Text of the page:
Colorado families who are preparing for a divorce may be struggling to determine how their children will fare best. While it used to be the norm to grant sole child custody to the mother, that norm no longer seems to apply across the board. Instead, states across the country are stating to take a hard look at shared parenting.
No matter the status of the relationship between the parents, studies seem to point to the fact that children do best when they have regular time with both parents. While that may not always be possible in some circumstances, for the most part, the majority of kids thrive when they have equal access to both mother and father. Even when a divorce is less than amicable, children appear to be more adaptable to these situations than previously believed.
One researcher recently reviewed her own research along with research conducted by others on the topic. She wanted to know if parental conflict was truly detrimental to the emotional and physical well-being of their children. The research seems to indicate that as long as the children are not pulled directly into the quarrels, they are able to handle a certain level of discord without displaying negative reactions. In fact, when children spend as close to equal time with each parent as possible, they tend to excel in school and display healthy self-esteem.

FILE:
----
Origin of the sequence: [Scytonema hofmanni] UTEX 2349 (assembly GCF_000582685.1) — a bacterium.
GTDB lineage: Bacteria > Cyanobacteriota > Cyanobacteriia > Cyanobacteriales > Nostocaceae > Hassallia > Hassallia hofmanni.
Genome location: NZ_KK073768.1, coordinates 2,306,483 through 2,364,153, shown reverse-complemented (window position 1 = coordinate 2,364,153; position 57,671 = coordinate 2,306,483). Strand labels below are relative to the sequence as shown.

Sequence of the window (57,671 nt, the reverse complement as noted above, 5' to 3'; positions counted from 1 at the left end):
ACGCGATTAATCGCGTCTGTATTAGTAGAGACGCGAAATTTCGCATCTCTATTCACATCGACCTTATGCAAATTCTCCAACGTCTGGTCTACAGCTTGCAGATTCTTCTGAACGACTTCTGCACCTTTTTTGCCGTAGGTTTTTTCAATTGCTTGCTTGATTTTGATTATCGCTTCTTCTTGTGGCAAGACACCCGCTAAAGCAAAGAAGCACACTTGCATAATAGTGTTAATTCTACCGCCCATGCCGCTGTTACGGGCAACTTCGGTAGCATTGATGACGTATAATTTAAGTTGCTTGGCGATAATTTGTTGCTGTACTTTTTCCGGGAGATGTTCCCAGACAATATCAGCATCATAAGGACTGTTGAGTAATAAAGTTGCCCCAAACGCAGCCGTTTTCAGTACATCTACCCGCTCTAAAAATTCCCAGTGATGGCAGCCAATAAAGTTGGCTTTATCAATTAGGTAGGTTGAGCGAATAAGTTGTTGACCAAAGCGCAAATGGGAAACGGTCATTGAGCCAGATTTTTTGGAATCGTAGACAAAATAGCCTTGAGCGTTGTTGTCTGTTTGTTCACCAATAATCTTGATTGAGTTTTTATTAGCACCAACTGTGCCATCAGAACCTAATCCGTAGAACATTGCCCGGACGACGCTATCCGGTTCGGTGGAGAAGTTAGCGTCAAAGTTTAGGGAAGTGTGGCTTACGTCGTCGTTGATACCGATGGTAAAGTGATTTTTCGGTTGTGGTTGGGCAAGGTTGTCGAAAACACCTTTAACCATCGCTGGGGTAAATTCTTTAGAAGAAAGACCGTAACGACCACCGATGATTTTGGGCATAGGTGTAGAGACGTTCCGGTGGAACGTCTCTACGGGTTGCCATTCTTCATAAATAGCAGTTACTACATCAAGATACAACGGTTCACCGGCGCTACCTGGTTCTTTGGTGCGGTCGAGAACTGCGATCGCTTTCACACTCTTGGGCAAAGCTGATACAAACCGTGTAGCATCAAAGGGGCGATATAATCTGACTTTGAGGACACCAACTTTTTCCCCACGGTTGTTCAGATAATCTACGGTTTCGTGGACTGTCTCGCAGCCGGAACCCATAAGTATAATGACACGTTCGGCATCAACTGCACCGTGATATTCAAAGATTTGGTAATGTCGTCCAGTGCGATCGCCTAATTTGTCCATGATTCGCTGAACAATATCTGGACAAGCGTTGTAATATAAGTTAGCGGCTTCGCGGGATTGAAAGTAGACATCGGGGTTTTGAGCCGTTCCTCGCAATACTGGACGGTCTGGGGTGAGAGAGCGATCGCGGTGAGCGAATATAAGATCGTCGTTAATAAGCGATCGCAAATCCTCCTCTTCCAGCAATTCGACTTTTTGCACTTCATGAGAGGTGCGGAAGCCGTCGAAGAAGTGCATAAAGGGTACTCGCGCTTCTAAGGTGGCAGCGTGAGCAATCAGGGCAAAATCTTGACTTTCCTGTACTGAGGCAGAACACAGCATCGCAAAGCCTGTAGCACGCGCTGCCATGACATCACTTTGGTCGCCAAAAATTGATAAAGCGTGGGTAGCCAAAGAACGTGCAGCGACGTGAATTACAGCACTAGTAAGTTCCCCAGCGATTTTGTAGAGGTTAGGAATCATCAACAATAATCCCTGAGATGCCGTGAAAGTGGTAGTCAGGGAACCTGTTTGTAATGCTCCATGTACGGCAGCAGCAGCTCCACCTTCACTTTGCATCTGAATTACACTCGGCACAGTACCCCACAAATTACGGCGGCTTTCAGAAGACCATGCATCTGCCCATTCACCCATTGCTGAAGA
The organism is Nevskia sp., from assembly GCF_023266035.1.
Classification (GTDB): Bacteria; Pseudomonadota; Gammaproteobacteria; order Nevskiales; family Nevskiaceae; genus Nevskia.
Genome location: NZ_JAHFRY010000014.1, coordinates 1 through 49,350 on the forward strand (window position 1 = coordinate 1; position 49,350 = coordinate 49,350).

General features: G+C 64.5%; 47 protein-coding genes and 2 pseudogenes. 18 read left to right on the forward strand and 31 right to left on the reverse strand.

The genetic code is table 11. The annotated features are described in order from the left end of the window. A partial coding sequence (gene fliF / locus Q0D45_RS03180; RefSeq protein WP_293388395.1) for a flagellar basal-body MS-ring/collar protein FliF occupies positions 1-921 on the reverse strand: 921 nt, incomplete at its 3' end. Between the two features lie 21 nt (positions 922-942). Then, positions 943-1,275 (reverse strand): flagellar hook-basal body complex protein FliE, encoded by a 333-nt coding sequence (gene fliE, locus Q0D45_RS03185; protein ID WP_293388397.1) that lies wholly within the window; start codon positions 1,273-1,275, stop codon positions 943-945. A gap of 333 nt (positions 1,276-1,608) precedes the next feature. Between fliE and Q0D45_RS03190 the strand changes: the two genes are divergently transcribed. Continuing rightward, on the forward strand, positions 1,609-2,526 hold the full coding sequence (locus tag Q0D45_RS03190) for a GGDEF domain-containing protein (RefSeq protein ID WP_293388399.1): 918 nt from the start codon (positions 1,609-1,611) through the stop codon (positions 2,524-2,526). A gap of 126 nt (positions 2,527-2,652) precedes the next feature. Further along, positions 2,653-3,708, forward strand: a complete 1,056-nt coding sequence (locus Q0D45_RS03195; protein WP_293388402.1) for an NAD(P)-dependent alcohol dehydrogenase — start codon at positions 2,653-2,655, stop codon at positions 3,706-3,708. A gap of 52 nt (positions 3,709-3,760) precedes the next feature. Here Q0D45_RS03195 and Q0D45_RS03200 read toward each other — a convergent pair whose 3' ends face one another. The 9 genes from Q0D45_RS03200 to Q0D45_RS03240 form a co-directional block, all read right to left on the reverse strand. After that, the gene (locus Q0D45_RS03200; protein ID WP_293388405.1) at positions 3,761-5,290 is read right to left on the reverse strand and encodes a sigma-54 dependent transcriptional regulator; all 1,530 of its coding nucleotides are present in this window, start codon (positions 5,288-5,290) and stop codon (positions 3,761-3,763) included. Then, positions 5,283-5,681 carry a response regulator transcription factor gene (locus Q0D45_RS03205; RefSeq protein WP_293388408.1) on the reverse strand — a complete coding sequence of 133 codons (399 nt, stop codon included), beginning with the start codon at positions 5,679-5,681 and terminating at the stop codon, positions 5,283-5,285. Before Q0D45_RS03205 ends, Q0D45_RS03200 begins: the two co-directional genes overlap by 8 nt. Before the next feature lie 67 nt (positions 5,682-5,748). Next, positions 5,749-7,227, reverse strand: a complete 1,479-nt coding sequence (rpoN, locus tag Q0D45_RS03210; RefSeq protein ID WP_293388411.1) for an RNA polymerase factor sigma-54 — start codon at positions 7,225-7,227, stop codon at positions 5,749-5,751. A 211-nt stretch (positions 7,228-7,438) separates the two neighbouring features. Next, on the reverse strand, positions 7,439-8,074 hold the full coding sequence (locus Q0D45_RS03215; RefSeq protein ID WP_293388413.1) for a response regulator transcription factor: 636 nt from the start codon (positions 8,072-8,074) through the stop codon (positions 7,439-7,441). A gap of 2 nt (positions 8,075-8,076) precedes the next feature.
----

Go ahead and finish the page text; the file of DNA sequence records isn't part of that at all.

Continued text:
While it is not healthy for children to be exposed to constant battles and discord between parents, in the majority of the cases studied, children do best when they are encouraged to develop strong relationships with both parents. In many situations, judges still tend to award child custody to mothers, though the trend appears more toward awarding parents shared parenting the majority of the time. Nevertheless, every Colorado family is unique and there is no one solution for every situation. An experienced and understanding family law attorney can provide assistance to develop a parenting plan that is based upon the best interests of any children involved.
Source: bostonherald.com, "Shared parenting improves divorce outcome for kids", Gail Rosenblum, Sept. 10, 2017